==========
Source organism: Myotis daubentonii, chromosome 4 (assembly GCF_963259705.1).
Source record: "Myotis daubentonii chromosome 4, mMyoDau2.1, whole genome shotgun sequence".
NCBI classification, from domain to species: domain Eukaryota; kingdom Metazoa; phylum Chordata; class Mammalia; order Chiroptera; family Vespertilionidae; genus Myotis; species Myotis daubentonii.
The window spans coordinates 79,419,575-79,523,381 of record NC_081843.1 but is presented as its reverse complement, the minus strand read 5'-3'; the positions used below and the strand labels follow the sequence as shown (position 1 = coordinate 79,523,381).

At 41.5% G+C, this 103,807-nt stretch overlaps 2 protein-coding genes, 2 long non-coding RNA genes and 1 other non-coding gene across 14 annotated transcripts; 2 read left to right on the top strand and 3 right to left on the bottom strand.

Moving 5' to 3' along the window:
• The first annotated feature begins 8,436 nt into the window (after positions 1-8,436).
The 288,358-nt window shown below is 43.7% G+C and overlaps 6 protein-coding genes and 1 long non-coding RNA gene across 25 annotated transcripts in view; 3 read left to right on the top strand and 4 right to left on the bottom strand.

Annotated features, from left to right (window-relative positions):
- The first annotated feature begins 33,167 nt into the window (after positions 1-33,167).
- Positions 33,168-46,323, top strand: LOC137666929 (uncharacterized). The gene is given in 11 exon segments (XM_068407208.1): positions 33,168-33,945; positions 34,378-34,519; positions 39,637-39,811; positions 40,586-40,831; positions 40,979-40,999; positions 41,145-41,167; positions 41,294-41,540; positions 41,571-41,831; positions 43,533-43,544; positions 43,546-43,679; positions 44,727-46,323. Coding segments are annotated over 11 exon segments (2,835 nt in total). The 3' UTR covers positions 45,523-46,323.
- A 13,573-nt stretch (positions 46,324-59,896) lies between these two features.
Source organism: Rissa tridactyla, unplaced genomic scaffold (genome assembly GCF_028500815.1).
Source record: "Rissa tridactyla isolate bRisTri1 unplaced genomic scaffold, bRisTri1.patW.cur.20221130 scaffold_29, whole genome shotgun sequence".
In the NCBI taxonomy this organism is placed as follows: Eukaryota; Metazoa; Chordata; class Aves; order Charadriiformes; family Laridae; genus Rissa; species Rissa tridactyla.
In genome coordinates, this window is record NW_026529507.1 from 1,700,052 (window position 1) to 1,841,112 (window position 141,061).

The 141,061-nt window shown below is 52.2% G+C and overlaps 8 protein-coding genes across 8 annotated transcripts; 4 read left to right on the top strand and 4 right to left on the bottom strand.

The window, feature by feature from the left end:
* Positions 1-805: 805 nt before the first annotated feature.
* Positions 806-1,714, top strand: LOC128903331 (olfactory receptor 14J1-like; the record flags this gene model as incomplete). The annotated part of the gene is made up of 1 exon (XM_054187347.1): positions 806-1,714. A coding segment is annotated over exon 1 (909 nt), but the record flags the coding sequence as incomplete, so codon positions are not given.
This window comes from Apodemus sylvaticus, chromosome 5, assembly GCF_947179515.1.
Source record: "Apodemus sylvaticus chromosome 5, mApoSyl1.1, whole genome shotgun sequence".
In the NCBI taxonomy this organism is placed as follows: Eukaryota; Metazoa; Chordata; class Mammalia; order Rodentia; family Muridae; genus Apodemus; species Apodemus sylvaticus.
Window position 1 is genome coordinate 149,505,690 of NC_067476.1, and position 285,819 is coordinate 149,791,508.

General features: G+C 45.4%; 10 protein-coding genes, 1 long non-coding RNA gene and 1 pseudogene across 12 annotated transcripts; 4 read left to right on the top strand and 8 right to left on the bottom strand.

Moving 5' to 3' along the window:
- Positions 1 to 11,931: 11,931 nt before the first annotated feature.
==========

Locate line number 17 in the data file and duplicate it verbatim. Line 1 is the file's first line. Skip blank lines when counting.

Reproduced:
The 141,061-nt window shown below is 52.2% G+C and overlaps 8 protein-coding genes across 8 annotated transcripts; 4 read left to right on the top strand and 4 right to left on the bottom strand.